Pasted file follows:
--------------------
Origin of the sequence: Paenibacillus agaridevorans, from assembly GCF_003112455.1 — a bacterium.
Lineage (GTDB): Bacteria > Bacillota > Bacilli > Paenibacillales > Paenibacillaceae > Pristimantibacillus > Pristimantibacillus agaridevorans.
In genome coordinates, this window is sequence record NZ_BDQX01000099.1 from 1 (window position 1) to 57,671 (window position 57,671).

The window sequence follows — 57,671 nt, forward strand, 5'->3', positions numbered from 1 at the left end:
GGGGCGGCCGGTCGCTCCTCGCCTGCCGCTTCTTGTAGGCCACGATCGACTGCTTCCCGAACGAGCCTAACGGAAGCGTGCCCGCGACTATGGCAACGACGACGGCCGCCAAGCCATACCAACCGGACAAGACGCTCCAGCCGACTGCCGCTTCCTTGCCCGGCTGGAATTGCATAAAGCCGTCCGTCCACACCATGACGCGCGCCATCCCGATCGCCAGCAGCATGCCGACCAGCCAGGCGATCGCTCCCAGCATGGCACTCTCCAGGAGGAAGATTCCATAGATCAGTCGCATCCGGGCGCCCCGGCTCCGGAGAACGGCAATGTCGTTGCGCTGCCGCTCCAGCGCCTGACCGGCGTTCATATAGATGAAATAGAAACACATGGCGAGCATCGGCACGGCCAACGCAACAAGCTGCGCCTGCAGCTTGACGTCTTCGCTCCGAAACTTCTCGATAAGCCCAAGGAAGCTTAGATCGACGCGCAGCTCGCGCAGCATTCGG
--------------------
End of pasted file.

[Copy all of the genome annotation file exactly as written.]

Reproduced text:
Origin of the sequence: Paenibacillus agaridevorans, from assembly GCF_003112455.1 — a bacterium.
Lineage (GTDB): Bacteria > Bacillota > Bacilli > Paenibacillales > Paenibacillaceae > Pristimantibacillus > Pristimantibacillus agaridevorans.
In genome coordinates, this window is sequence record NZ_BDQX01000099.1 from 1 (window position 1) to 57,671 (window position 57,671).

The window sequence follows — 57,671 nt, forward strand, 5'->3', positions numbered from 1 at the left end:
GGGGCGGCCGGTCGCTCCTCGCCTGCCGCTTCTTGTAGGCCACGATCGACTGCTTCCCGAACGAGCCTAACGGAAGCGTGCCCGCGACTATGGCAACGACGACGGCCGCCAAGCCATACCAACCGGACAAGACGCTCCAGCCGACTGCCGCTTCCTTGCCCGGCTGGAATTGCATAAAGCCGTCCGTCCACACCATGACGCGCGCCATCCCGATCGCCAGCAGCATGCCGACCAGCCAGGCGATCGCTCCCAGCATGGCACTCTCCAGGAGGAAGATTCCATAGATCAGTCGCATCCGGGCGCCCCGGCTCCGGAGAACGGCAATGTCGTTGCGCTGCCGCTCCAGCGCCTGACCGGCGTTCATATAGATGAAATAGAAACACATGGCGAGCATCGGCACGGCCAACGCAACAAGCTGCGCCTGCAGCTTGACGTCTTCGCTCCGAAACTTCTCGATAAGCCCAAGGAAGCTTAGATCGACGCGCAGCTCGCGCAGCATTCGG